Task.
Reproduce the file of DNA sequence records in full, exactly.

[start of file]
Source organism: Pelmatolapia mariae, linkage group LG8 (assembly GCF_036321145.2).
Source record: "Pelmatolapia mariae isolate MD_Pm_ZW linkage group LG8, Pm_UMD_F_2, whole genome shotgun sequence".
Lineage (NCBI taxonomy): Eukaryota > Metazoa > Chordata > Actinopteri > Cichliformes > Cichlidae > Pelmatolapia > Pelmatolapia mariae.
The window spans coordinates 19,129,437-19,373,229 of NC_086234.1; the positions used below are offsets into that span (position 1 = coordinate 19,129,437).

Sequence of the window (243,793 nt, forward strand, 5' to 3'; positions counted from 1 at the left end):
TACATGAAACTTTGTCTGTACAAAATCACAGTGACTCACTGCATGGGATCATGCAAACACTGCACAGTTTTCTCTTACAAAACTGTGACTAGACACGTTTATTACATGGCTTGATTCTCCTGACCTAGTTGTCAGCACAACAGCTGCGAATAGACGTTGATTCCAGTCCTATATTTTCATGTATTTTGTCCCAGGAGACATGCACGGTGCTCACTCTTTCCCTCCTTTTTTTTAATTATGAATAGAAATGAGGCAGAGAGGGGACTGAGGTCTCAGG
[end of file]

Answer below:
Source organism: Pelmatolapia mariae, linkage group LG8 (assembly GCF_036321145.2).
Source record: "Pelmatolapia mariae isolate MD_Pm_ZW linkage group LG8, Pm_UMD_F_2, whole genome shotgun sequence".
Lineage (NCBI taxonomy): Eukaryota > Metazoa > Chordata > Actinopteri > Cichliformes > Cichlidae > Pelmatolapia > Pelmatolapia mariae.
The window spans coordinates 19,129,437-19,373,229 of NC_086234.1; the positions used below are offsets into that span (position 1 = coordinate 19,129,437).

Sequence of the window (243,793 nt, forward strand, 5' to 3'; positions counted from 1 at the left end):
TACATGAAACTTTGTCTGTACAAAATCACAGTGACTCACTGCATGGGATCATGCAAACACTGCACAGTTTTCTCTTACAAAACTGTGACTAGACACGTTTATTACATGGCTTGATTCTCCTGACCTAGTTGTCAGCACAACAGCTGCGAATAGACGTTGATTCCAGTCCTATATTTTCATGTATTTTGTCCCAGGAGACATGCACGGTGCTCACTCTTTCCCTCCTTTTTTTTAATTATGAATAGAAATGAGGCAGAGAGGGGACTGAGGTCTCAGG